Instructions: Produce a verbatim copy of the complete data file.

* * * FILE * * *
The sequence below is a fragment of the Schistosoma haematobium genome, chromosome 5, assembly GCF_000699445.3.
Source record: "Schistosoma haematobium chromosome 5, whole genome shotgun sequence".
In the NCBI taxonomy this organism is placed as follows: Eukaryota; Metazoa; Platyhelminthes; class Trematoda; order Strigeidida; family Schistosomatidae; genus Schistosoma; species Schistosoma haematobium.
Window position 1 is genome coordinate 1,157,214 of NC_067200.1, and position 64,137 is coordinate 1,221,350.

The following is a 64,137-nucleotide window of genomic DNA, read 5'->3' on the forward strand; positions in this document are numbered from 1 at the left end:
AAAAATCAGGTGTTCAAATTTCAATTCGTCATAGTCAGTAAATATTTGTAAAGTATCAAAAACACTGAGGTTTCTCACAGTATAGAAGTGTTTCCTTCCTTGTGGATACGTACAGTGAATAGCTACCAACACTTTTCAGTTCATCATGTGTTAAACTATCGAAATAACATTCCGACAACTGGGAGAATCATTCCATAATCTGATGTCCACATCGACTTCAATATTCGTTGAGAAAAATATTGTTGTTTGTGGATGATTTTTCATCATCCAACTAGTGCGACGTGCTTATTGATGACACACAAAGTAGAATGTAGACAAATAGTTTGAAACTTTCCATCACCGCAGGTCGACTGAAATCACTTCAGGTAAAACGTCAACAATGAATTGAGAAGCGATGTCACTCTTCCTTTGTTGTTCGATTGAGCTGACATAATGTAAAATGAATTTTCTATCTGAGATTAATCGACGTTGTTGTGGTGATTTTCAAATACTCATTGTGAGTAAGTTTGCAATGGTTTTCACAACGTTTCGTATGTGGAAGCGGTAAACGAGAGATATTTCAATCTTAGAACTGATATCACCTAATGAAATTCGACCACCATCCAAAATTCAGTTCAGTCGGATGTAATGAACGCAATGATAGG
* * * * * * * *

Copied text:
The sequence below is a fragment of the Schistosoma haematobium genome, chromosome 5, assembly GCF_000699445.3.
Source record: "Schistosoma haematobium chromosome 5, whole genome shotgun sequence".
In the NCBI taxonomy this organism is placed as follows: Eukaryota; Metazoa; Platyhelminthes; class Trematoda; order Strigeidida; family Schistosomatidae; genus Schistosoma; species Schistosoma haematobium.
Window position 1 is genome coordinate 1,157,214 of NC_067200.1, and position 64,137 is coordinate 1,221,350.

The following is a 64,137-nucleotide window of genomic DNA, read 5'->3' on the forward strand; positions in this document are numbered from 1 at the left end:
AAAAATCAGGTGTTCAAATTTCAATTCGTCATAGTCAGTAAATATTTGTAAAGTATCAAAAACACTGAGGTTTCTCACAGTATAGAAGTGTTTCCTTCCTTGTGGATACGTACAGTGAATAGCTACCAACACTTTTCAGTTCATCATGTGTTAAACTATCGAAATAACATTCCGACAACTGGGAGAATCATTCCATAATCTGATGTCCACATCGACTTCAATATTCGTTGAGAAAAATATTGTTGTTTGTGGATGATTTTTCATCATCCAACTAGTGCGACGTGCTTATTGATGACACACAAAGTAGAATGTAGACAAATAGTTTGAAACTTTCCATCACCGCAGGTCGACTGAAATCACTTCAGGTAAAACGTCAACAATGAATTGAGAAGCGATGTCACTCTTCCTTTGTTGTTCGATTGAGCTGACATAATGTAAAATGAATTTTCTATCTGAGATTAATCGACGTTGTTGTGGTGATTTTCAAATACTCATTGTGAGTAAGTTTGCAATGGTTTTCACAACGTTTCGTATGTGGAAGCGGTAAACGAGAGATATTTCAATCTTAGAACTGATATCACCTAATGAAATTCGACCACCATCCAAAATTCAGTTCAGTCGGATGTAATGAACGCAATGATAGG